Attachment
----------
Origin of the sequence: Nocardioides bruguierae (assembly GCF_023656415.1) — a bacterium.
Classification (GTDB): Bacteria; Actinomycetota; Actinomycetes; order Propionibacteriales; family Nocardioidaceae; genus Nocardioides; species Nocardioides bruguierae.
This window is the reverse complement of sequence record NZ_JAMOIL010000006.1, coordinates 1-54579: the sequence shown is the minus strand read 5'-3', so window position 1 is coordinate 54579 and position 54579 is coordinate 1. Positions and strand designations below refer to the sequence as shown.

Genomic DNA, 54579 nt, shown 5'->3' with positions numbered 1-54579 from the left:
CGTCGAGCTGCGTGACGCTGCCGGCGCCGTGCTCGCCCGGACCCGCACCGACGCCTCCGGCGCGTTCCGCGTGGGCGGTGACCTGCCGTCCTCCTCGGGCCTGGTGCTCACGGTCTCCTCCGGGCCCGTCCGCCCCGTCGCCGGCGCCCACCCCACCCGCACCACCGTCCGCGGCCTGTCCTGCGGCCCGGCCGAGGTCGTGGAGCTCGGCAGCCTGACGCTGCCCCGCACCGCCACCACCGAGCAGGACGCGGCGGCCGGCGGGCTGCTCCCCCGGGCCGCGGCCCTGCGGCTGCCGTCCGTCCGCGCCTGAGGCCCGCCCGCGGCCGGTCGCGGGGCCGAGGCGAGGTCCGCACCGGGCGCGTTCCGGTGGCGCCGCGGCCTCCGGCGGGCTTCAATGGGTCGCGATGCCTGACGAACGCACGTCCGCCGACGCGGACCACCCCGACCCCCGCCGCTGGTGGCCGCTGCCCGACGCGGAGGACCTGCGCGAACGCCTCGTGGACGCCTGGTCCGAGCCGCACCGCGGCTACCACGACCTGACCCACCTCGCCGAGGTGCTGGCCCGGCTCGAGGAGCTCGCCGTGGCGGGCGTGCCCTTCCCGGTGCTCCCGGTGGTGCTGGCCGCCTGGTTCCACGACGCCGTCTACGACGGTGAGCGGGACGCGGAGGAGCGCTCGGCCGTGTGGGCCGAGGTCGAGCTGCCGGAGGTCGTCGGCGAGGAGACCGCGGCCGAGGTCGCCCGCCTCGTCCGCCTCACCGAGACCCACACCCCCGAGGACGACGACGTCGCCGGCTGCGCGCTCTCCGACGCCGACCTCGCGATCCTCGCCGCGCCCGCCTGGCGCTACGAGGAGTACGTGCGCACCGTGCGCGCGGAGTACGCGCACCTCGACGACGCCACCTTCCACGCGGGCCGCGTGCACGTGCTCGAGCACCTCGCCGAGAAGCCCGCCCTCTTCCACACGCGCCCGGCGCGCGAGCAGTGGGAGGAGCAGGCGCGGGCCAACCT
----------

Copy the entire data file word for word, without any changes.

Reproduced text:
Origin of the sequence: Nocardioides bruguierae (assembly GCF_023656415.1) — a bacterium.
Classification (GTDB): Bacteria; Actinomycetota; Actinomycetes; order Propionibacteriales; family Nocardioidaceae; genus Nocardioides; species Nocardioides bruguierae.
This window is the reverse complement of sequence record NZ_JAMOIL010000006.1, coordinates 1-54579: the sequence shown is the minus strand read 5'-3', so window position 1 is coordinate 54579 and position 54579 is coordinate 1. Positions and strand designations below refer to the sequence as shown.

Genomic DNA, 54579 nt, shown 5'->3' with positions numbered 1-54579 from the left:
CGTCGAGCTGCGTGACGCTGCCGGCGCCGTGCTCGCCCGGACCCGCACCGACGCCTCCGGCGCGTTCCGCGTGGGCGGTGACCTGCCGTCCTCCTCGGGCCTGGTGCTCACGGTCTCCTCCGGGCCCGTCCGCCCCGTCGCCGGCGCCCACCCCACCCGCACCACCGTCCGCGGCCTGTCCTGCGGCCCGGCCGAGGTCGTGGAGCTCGGCAGCCTGACGCTGCCCCGCACCGCCACCACCGAGCAGGACGCGGCGGCCGGCGGGCTGCTCCCCCGGGCCGCGGCCCTGCGGCTGCCGTCCGTCCGCGCCTGAGGCCCGCCCGCGGCCGGTCGCGGGGCCGAGGCGAGGTCCGCACCGGGCGCGTTCCGGTGGCGCCGCGGCCTCCGGCGGGCTTCAATGGGTCGCGATGCCTGACGAACGCACGTCCGCCGACGCGGACCACCCCGACCCCCGCCGCTGGTGGCCGCTGCCCGACGCGGAGGACCTGCGCGAACGCCTCGTGGACGCCTGGTCCGAGCCGCACCGCGGCTACCACGACCTGACCCACCTCGCCGAGGTGCTGGCCCGGCTCGAGGAGCTCGCCGTGGCGGGCGTGCCCTTCCCGGTGCTCCCGGTGGTGCTGGCCGCCTGGTTCCACGACGCCGTCTACGACGGTGAGCGGGACGCGGAGGAGCGCTCGGCCGTGTGGGCCGAGGTCGAGCTGCCGGAGGTCGTCGGCGAGGAGACCGCGGCCGAGGTCGCCCGCCTCGTCCGCCTCACCGAGACCCACACCCCCGAGGACGACGACGTCGCCGGCTGCGCGCTCTCCGACGCCGACCTCGCGATCCTCGCCGCGCCCGCCTGGCGCTACGAGGAGTACGTGCGCACCGTGCGCGCGGAGTACGCGCACCTCGACGACGCCACCTTCCACGCGGGCCGCGTGCACGTGCTCGAGCACCTCGCCGAGAAGCCCGCCCTCTTCCACACGCGCCCGGCGCGCGAGCAGTGGGAGGAGCAGGCGCGGGCCAACCT